American Indians or Native Americans or First Peoples, no matter how someone describes them, these peoples were the first known human dwellers of North and South America, so it’s nice to have books describing them to the new generations now living in this hemisphere. Never a singular group of people going by different names, the groups had different cultures and systems of government. Some of the groups carried on wars, or at least skirmishes with other tribes. The focus of this book is about the Cheyenne, who are Plains Indians, from the middle of what is now the United States of America.  Their name, Shawnee, is from a Sioux word meaning “people of a different speech.” But the Cheyenne call themselves Tsitsistas, which means simply “the people.”  Originally, they were farmers before they moved to the plains. They lived in bands and had four chiefs. They had tepees, which they packed up and moved from place to place. The book has many such facts and doesn’t shy away from the damage white settlers did to them and their way of life. Again, the photographs are spectacular. Teachers will find many ways to incorporate the simple text into their lessons. Be sure to pick up the whole series, “Peoples of the Land.”

BIBLIO: 2020, Creative Education/Creative Company, Ages 6 +, $20.95.

REVIEWER: Sarah Maury Swan

FORMAT: Nonfiction Picture Book

ISBN: 978-1-64026-223-2

Judging from the translation of their tribal name, the Comanche have a reputation for being belligerent, though they think of themselves simply as “our people.” But even though they were wanderers, they had concise rules and government.

First Peoples: Comanche

Valerie Bodden

American Indians or Native Americans or First Peoples, no matter how someone describes them, these peoples were the first known human dwellers of North and South America, so it’s nice to have books describing them to the new generations now living in this hemisphere. Never a singular group of people going by different names, the groups had different cultures and systems of government. Some of the groups carried on wars, or at least skirmishes with other tribes. The focus of this book is the Comanche, who are Plains Indians, from the middle of what is now the United States of America.  Their name, Comanche, is from a Ute word meaning “anyone who wants to fight me all the time..” But the Comanche call themselves Nermernuh, which means simply “our people.”  They lived in small bands run by a head chief and a council. Like the Cheyenne, they had tepees, which they packed up and moved from place to place. They had many horses and moved frequently to give the animals good pasture. They hunted on horseback. The book has many such facts and doesn’t shy away from the damage white settlers did to them and their way of life. Again, the photographs are spectacular. Teachers will find many ways to incorporate the simple text into their lessons. Be sure to pick up the whole series, “Peoples of the Land.”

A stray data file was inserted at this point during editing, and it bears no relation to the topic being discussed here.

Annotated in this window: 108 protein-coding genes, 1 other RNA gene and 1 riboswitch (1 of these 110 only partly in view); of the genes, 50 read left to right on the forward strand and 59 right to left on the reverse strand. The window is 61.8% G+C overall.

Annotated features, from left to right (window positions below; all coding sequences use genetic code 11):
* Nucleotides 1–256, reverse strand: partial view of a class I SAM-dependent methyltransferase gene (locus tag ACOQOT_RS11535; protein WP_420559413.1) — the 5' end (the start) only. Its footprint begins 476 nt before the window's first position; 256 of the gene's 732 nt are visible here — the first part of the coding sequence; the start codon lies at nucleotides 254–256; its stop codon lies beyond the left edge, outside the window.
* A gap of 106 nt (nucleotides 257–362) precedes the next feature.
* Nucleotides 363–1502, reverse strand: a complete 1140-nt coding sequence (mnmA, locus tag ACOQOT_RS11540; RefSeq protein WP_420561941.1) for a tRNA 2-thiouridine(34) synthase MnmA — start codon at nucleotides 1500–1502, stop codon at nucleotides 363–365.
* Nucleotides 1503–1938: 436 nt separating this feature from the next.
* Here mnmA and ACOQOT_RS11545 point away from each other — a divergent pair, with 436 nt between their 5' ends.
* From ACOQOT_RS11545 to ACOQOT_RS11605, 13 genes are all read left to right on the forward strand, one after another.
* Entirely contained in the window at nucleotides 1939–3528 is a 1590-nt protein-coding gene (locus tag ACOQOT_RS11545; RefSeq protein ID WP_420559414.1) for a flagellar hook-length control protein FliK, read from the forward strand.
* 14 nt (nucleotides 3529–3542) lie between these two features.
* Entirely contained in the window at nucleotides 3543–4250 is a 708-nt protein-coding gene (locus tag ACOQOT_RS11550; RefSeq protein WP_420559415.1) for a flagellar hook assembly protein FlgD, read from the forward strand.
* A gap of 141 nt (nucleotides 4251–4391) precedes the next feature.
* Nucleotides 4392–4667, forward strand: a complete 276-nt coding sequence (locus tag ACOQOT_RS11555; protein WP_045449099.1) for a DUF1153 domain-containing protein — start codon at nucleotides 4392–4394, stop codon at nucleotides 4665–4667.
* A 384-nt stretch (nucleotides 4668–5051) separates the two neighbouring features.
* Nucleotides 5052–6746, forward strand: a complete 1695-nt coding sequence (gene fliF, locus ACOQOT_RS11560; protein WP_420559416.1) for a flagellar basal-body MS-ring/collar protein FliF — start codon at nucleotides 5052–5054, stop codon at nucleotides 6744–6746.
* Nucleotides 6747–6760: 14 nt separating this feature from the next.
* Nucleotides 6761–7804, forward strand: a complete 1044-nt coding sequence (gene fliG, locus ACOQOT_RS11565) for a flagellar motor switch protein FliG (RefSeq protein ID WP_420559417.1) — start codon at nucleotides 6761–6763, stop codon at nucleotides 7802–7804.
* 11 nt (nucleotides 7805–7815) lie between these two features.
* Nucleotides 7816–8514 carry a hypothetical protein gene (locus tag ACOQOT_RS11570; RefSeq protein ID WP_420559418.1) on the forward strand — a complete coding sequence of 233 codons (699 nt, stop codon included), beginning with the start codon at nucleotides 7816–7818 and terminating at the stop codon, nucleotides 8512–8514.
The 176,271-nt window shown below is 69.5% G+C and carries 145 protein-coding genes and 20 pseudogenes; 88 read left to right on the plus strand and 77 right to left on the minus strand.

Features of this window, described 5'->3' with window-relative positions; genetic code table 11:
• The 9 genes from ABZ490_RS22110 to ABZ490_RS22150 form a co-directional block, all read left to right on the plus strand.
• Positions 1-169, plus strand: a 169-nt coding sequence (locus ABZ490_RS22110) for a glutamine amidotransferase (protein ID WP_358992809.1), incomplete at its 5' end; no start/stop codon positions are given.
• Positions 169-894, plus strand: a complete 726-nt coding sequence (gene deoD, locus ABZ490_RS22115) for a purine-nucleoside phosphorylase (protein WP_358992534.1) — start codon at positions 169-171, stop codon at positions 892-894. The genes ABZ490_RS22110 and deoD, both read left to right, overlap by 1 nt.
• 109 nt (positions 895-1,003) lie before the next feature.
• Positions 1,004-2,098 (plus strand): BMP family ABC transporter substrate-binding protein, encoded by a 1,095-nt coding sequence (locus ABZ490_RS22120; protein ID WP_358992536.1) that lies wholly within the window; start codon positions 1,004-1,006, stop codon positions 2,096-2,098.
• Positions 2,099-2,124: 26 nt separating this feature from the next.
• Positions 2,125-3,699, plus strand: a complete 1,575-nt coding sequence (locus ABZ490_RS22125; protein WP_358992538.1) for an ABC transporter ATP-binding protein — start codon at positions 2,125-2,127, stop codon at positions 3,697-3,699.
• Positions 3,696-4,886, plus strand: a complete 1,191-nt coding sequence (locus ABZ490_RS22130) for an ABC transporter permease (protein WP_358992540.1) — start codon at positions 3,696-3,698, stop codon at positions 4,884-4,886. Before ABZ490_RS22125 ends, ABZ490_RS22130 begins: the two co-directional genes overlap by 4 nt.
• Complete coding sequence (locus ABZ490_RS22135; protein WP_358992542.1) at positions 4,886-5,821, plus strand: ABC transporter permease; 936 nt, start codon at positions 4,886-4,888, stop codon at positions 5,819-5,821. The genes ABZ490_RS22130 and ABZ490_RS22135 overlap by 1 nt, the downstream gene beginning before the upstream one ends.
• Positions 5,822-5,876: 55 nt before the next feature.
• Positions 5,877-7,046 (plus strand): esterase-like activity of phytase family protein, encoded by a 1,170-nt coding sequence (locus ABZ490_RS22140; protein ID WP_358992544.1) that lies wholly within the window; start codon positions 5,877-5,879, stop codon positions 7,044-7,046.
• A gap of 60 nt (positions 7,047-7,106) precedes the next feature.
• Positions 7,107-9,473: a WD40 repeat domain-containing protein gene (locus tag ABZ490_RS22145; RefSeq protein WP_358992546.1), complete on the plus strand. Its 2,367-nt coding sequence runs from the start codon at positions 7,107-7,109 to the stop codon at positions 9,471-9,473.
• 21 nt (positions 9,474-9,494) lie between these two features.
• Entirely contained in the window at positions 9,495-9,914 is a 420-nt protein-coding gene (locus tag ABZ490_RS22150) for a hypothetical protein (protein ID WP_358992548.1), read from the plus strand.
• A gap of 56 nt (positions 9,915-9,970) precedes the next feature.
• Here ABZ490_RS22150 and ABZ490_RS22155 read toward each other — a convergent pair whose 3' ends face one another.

BIBLIO: 2020, Creative Education/Creative Company, Ages 6 +, $20.95.

REVIEWER: Sarah Maury Swan

FORMAT: Nonfiction Picture Book

ISBN: 978-1-64026-224-9

The third book in the series describes a more sedentary group from the southwest who lived in pueblos and are, to this day, farmers and herders.

First Peoples: Hopi

Valerie Bodden